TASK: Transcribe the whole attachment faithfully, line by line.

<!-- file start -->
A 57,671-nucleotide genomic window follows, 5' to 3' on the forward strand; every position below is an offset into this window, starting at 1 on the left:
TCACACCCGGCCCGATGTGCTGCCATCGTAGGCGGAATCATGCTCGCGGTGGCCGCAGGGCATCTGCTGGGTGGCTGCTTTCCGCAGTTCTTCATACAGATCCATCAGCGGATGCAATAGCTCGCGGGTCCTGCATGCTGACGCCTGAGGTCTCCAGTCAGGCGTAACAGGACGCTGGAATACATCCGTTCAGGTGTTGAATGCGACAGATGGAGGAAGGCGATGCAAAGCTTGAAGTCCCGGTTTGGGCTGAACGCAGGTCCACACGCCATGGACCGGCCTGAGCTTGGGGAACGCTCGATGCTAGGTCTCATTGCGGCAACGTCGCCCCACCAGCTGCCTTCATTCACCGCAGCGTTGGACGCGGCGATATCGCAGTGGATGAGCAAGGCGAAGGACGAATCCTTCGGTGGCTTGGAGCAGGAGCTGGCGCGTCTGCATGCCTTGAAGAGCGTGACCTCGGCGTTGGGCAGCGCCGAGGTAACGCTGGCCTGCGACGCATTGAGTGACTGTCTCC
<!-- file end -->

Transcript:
A 57,671-nucleotide genomic window follows, 5' to 3' on the forward strand; every position below is an offset into this window, starting at 1 on the left:
TCACACCCGGCCCGATGTGCTGCCATCGTAGGCGGAATCATGCTCGCGGTGGCCGCAGGGCATCTGCTGGGTGGCTGCTTTCCGCAGTTCTTCATACAGATCCATCAGCGGATGCAATAGCTCGCGGGTCCTGCATGCTGACGCCTGAGGTCTCCAGTCAGGCGTAACAGGACGCTGGAATACATCCGTTCAGGTGTTGAATGCGACAGATGGAGGAAGGCGATGCAAAGCTTGAAGTCCCGGTTTGGGCTGAACGCAGGTCCACACGCCATGGACCGGCCTGAGCTTGGGGAACGCTCGATGCTAGGTCTCATTGCGGCAACGTCGCCCCACCAGCTGCCTTCATTCACCGCAGCGTTGGACGCGGCGATATCGCAGTGGATGAGCAAGGCGAAGGACGAATCCTTCGGTGGCTTGGAGCAGGAGCTGGCGCGTCTGCATGCCTTGAAGAGCGTGACCTCGGCGTTGGGCAGCGCCGAGGTAACGCTGGCCTGCGACGCATTGAGTGACTGTCTCC